6.7.5.3 Function declarators (including prototypes)

Previous Table of Contents "New C Standard" commentary

1592 A function declarator shall not specify a return type that is a function type or an array type.

1593 The only storage-class specifier that shall occur in a parameter declaration is register.

1594 An identifier list in a function declarator that is not part of a definition of that function shall be empty.

1595 After adjustment, the parameters in a parameter type list in a function declarator that is part of a definition of that function shall not have incomplete type.

1596 If, in the declaration “T D1”, D1 has the form

        D( parameter-type-list )

or

        D( identifier-listopt )

and the type specified for ident in the declaration “T D” is “derived-declarator-type-list T”, then the type specified for ident is “derived-declarator-type-list function returning T”.

1597 A parameter type list specifies the types of, and may declare identifiers for, the parameters of the function.

1598 A declaration of a parameter as “array of type” shall be adjusted to “qualified pointer to type”, where the type qualifiers (if any) are those specified within the [ and ] of the array type derivation.

1599 If the keyword static also appears within the [ and ] of the array type derivation, then for each call to the function, the value of the corresponding actual argument shall provide access to the first element of an array with at least as many elements as specified by the size expression.

1600 A declaration of a parameter as “function returning type” shall be adjusted to “pointer to function returning type”, as in 6.3.2.1.

1601 If the list terminates with an ellipsis ( , ...), no information about the number or types of the parameters after the comma is supplied.123)

1602 The special case of an unnamed parameter of type void as the only item in the list specifies that the function has no parameters.

1603 If, iIn a parameter declaration, a single typedef name in parentheses is taken to be an abstract declarator that specifies a function with a single parameter, not as redundant parentheses around the identifier for a declarator. an identifier can be treated as a typedef name or as a parameter name, it shall be taken as a typedef name.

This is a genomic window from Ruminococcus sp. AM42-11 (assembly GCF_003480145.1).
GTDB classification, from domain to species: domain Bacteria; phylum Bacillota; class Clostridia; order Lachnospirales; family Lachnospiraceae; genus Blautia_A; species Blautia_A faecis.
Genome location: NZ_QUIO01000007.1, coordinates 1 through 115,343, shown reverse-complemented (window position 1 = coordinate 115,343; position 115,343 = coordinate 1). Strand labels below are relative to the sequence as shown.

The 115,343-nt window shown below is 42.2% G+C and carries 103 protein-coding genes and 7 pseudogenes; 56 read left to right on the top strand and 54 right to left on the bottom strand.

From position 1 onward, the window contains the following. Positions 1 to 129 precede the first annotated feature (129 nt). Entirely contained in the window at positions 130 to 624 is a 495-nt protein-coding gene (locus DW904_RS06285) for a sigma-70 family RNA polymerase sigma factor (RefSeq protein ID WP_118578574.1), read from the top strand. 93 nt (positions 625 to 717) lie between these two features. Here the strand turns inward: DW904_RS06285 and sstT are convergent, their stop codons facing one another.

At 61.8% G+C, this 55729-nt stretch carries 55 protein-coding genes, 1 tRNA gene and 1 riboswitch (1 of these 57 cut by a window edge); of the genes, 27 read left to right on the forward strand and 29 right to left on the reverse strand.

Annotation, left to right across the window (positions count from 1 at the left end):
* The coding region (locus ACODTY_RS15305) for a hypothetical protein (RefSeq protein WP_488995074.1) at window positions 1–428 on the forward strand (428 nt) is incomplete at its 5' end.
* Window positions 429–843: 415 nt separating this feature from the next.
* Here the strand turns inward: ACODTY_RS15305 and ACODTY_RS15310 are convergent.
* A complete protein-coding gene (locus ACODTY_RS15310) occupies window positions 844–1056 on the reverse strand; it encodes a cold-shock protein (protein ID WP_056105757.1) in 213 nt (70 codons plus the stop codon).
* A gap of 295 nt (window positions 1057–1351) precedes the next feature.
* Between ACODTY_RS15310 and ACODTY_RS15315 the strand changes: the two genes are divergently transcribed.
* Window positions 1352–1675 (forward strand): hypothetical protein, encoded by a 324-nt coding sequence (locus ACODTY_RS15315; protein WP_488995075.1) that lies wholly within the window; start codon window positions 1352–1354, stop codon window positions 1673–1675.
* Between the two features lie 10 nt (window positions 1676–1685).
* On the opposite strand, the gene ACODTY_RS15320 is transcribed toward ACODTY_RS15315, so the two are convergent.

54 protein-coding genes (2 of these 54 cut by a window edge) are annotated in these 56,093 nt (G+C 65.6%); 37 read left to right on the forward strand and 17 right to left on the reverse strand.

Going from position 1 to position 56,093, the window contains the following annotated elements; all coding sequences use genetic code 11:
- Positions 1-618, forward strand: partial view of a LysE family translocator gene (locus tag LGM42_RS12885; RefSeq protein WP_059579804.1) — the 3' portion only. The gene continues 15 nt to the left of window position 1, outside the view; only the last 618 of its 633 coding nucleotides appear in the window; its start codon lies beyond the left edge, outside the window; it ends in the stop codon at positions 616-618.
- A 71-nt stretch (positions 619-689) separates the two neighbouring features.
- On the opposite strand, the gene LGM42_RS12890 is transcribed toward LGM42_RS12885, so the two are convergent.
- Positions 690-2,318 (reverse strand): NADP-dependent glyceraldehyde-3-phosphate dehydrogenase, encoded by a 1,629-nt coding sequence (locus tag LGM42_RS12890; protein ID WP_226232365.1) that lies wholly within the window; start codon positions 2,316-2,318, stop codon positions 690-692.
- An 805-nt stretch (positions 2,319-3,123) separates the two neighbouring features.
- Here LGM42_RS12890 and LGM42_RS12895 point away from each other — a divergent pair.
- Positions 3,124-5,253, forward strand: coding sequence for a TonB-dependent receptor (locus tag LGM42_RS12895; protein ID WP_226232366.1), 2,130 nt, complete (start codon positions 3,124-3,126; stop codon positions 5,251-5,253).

1604 If the function declarator is not part of a definition of that function, parameters may have incomplete type and may use the [*] notation in their sequences of declarator specifiers to specify variable length array types.

1605 The storage-class specifier in the declaration specifiers for a parameter declaration, if present, is ignored unless the declared parameter is one of the members of the parameter type list for a function definition.

1606 An identifier list declares only the identifiers of the parameters of the function.

1607 An empty list in a function declarator that is part of a definition of that function specifies that the function has no parameters.

1608 The empty list in a function declarator that is not part of a definition of that function specifies that no information about the number or types of the parameters is supplied.124)

1609 123) The macros defined in the <stdarg.h> header (7.15) may be used to access arguments that correspond to the ellipsis.

1610 124) See “future language directions” (6.11.6).

1611 For two function types to be compatible, both shall specify compatible return types.125)

1612 Moreover, the parameter type lists, if both are present, shall agree in the number of parameters and in use of the ellipsis terminator;

1613 corresponding parameters shall have compatible types.

1614 If one type has a parameter type list and the other type is specified by a function declarator that is not part of a function definition and that contains an empty identifier list, the parameter list shall not have an ellipsis terminator and the type of each parameter shall be compatible with the type that results from the application of the default argument promotions.